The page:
As part of the settlement, Terra will also spend an estimated $17 million to install and implement new controls and technologies that are expected to reduce harmful nitrogen oxide emissions at its facilities by at least 1,200 tons per year.
“This agreement will require Terra Industries to make important improvements in pollution control technology at nine acid-producing facilities that will result in cleaner and healthier air for the benefit of communities in Iowa, Mississippi and Oklahoma,” said Ignacia S. Moreno, Assistant Attorney General for the Justice Department’s Environment and Natural Resources Division. “This is a notable achievement in our efforts, alongside the Environmental Protection Agency, to address the largest sources of harmful air pollution and bring about company-wide compliance with the Clean Air Act.”
“Illegal air pollution from the production of nitric acid can leave the public vulnerable to long-term health problems such as respiratory illness and asthma,” said Cynthia Giles, assistant administrator for EPA’s Office of Enforcement and Compliance Assurance. “Bringing Terra into compliance with the Clean Air Act will protect the public health of communities across Iowa, Mississippi and Oklahoma.”
Terra is a major U.S. producer of nitrogen fertilizers, including anhydrous ammonia, urea, ammonia nitrate,and urea-ammonium nitrate (UAN). The company also produces nitric acid, a key intermediate in the manufacture of ammonium nitrate and UAN.
The production of nitric acid results in the emission of nitrogen oxides, which can cause lung damage, worsen respiratory diseases, contribute to acid rain and lead to the formation of smog.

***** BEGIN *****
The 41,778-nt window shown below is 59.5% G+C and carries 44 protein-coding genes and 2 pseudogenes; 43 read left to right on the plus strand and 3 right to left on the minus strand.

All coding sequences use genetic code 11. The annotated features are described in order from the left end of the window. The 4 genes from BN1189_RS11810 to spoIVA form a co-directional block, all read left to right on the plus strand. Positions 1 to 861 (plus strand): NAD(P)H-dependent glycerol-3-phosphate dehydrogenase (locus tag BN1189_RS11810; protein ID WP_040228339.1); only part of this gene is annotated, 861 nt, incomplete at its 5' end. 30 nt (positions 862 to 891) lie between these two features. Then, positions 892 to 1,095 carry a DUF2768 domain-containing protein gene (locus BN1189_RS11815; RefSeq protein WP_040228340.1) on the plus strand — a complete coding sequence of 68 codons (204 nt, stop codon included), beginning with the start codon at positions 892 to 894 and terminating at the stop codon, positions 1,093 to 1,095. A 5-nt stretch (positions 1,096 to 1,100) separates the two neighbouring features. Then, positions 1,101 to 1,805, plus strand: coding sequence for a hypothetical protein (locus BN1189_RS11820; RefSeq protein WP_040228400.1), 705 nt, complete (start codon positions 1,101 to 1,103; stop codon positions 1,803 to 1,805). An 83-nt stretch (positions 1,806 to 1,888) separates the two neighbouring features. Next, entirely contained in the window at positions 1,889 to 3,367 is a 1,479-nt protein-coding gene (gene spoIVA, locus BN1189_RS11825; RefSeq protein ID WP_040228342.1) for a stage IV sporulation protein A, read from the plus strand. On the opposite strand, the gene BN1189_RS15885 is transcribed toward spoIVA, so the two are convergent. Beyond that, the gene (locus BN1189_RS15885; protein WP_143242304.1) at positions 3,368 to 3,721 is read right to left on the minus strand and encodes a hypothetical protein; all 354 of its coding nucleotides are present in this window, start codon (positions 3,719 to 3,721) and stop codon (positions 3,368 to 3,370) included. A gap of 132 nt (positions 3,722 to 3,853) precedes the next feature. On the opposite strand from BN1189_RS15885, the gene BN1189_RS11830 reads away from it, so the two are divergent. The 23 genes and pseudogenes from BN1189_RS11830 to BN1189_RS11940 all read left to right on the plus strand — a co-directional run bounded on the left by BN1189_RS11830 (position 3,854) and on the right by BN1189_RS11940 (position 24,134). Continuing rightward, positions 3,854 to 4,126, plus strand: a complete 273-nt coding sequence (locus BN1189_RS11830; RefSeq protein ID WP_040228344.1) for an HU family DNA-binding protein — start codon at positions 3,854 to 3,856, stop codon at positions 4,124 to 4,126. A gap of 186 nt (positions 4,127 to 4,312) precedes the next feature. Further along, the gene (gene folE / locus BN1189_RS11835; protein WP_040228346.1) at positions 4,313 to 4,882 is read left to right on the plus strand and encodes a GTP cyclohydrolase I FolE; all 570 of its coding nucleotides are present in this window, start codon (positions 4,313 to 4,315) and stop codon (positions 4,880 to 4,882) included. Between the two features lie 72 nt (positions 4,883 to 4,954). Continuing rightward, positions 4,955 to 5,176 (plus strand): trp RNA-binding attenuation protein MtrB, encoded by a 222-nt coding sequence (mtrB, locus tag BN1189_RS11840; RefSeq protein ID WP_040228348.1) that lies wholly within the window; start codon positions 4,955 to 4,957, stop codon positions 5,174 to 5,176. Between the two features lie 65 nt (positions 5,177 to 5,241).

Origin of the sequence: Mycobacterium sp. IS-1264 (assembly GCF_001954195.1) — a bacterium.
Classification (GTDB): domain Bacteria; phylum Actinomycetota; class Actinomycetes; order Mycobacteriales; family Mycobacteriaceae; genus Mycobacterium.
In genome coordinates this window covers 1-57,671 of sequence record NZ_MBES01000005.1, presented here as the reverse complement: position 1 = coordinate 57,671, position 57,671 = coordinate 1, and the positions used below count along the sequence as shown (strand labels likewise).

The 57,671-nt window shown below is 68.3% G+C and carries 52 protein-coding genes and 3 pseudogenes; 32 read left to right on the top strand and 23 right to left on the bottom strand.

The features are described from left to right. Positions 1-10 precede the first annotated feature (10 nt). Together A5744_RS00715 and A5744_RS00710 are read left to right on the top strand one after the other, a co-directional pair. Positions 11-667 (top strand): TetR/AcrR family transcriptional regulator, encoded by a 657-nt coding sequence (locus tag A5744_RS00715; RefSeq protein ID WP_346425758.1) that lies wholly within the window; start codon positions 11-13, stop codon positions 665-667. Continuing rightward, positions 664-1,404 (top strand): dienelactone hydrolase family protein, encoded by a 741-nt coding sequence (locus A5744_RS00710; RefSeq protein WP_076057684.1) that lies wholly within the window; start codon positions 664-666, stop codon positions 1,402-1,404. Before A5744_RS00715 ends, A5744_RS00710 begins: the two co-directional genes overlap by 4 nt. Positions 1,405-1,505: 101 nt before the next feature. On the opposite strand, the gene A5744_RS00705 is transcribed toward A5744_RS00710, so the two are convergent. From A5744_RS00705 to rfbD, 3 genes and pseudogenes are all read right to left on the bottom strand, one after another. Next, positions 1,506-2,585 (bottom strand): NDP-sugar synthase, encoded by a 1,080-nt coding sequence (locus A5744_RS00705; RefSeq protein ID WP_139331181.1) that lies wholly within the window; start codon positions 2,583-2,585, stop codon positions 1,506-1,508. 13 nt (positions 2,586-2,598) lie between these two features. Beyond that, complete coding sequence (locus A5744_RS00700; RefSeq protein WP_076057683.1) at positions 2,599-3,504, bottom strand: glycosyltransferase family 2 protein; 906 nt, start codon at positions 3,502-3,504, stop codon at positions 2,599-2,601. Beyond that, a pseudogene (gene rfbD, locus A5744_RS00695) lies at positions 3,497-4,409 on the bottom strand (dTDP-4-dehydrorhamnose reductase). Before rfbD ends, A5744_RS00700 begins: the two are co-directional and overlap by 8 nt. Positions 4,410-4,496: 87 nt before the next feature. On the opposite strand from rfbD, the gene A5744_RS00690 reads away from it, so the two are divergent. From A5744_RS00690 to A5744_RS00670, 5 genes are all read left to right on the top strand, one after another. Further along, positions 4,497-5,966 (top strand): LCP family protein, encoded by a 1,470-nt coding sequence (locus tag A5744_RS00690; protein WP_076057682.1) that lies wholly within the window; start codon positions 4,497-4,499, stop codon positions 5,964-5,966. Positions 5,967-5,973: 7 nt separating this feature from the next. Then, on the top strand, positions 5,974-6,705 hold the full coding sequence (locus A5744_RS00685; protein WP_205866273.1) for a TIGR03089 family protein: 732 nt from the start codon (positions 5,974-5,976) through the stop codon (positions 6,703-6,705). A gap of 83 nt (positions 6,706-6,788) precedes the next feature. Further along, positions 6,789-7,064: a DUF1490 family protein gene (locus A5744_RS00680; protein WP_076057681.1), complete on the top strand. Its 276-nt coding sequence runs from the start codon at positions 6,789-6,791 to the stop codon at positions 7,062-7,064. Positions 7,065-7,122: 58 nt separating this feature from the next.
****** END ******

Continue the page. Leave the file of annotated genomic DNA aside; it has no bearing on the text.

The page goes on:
Terra, headquartered in Sioux City, Iowa, will pay $325,000 to the United States and $100,000 each to Iowa, Mississippi and the Oklahoma Department of Environmental Quality – co-plaintiffs in the action filed today in U.S. District Court in Sioux City.
Terra’s nine plants covered by the settlement include four nitric acid plants at Yazoo City, Miss.; two each at Sergeant Bluff, Iowa, and Verdigris, Okla.; and one at Woodward, Okla.
According to the consent decree, Terra allegedly constructed, modified and operated its facilities without obtaining appropriate pre-construction and operating permits, and without installing best available control technology for controlling air pollution. Terra also allegedly violated the Clean Air Act by failing to comply with applicable air emission limits and ongoing requirements for emissions monitoring, recordkeeping and reporting at some of its facilities.
Reducing air pollution from the largest sources of emissions, including acid facilities, is one of EPA’s National Enforcement Initiatives for 2011-2013. The initiative continues EPA’s focus on improving compliance with the new source review provisions of the Clean Air Act among industries that have the potential to cause significant amounts of air pollution. In fiscal year 2010, EPA’s enforcement actions in the cement manufacturing, coal-fired power plant, glass and acid sectors led to approximately 370 million pounds of pollution reduced or treated, $1.4 billion in estimated pollution controls and $14 million in civil penalties.
The consent decree, which is subject to a 30-day public comment period and final court approval, is available at: www.justice.gov/enrd/
Learn more about EPA’s civil enforcement of the Clean Air Act: www.epa.gov/compliance/civil/caa/index.html